The economic situation in the eurozone continues to improve: confidence surveys point to a very positive trend, although the latest “hard” economic data suggest that the prevailing optimism should be tempered somewhat. Our growth forecasts have been upgraded since the end of 2016. Yet, despite the economic improvement, labour market slack remains significant and results in very low inflation if we exclude the most volatile elements from the figures. With this in mind we continue to expect monetary policy to remain accommodating for some time, characterised by an extremely gradual withdrawal of non-conventional measures from January 2018.
A new momentum for the European Union
Europe’s momentum is picking up, not only in terms of economic performance but also as far as policy and vision are concerned, witness the agreement this week on simple and transparent securitisation and the publication of a reflection paper on the deepening of the economic and monetary union.
Eurozone : Institutional protection systems: are they banking groups?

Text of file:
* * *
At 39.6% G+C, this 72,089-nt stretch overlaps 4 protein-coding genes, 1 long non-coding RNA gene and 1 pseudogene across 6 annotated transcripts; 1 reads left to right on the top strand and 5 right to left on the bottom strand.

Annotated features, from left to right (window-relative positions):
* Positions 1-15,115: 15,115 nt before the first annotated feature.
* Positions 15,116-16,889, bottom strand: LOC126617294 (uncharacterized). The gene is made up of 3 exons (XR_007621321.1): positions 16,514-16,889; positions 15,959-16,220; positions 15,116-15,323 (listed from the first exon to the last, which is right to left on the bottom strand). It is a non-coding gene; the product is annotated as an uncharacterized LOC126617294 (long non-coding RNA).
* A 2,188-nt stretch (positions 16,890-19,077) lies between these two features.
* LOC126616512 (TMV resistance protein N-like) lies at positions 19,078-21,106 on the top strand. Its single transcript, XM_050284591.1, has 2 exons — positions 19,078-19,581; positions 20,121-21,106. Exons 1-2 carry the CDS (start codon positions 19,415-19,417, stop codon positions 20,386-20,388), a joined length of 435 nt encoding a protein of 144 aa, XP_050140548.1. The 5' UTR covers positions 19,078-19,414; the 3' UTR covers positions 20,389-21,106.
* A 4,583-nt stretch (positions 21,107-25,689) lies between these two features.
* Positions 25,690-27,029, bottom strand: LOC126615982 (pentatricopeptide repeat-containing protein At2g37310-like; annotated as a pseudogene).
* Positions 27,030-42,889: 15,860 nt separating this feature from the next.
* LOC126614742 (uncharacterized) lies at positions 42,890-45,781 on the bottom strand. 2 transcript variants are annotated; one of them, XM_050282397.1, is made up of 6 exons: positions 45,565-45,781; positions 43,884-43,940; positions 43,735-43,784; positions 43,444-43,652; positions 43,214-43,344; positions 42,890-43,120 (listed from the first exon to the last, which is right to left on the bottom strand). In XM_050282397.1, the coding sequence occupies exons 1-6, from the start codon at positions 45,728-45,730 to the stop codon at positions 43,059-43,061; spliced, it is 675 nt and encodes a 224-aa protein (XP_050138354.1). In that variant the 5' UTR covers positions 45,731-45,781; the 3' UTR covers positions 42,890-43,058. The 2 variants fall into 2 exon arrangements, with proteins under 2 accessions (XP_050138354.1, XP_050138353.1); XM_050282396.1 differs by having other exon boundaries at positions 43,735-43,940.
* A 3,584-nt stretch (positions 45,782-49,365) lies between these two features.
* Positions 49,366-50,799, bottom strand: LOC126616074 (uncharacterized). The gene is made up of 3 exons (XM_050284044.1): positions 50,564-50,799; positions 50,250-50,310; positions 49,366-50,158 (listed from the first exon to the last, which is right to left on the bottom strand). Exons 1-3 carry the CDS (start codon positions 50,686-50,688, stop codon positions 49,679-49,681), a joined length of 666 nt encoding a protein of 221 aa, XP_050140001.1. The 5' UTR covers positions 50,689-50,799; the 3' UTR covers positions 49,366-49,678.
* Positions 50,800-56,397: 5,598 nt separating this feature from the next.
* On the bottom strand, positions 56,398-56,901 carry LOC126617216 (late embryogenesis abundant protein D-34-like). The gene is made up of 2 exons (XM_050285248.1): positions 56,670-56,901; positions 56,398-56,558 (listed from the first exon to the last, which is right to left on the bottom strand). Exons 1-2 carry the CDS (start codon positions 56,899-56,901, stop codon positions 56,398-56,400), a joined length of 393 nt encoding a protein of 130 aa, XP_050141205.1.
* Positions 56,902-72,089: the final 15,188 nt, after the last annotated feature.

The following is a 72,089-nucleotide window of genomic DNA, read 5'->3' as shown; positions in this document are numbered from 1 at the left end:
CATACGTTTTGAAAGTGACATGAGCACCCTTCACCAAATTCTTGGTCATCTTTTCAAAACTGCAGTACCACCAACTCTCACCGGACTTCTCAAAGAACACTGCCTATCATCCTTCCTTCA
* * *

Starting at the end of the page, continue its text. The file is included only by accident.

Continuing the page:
In the eurozone, a large proportion of savings banks and co-operative banks belong to institutional protection systems, within which they undertake to support each other mutually. From a strictly accounting point of view, these networks do not constitute banking groups. However, regulators recognise that they are highly integrated and allow their members to apply a prudential treatment similar to that used by companies belonging to consolidated groups. These mutual support arrangements are to some extent part of the trend towards consolidation in the banking industry.
Eurozone: time for reforms?
There is nothing new or surprising about the emphasis on structural reforms in the eurozone: before the crisis, weak supply already seemed restraining European growth. Belonging to a monetary union also requires a certain degree of flexibility when it comes to price and wage formation. Yet the recent attention being given to structural reforms has taken on a new dimension: the aim is to stimulate demand in order to revive inflation. With monetary policy touching its limits, however, the implementation of structural reforms can hurt the recovery.
If you’re interested in other recent publications, click here.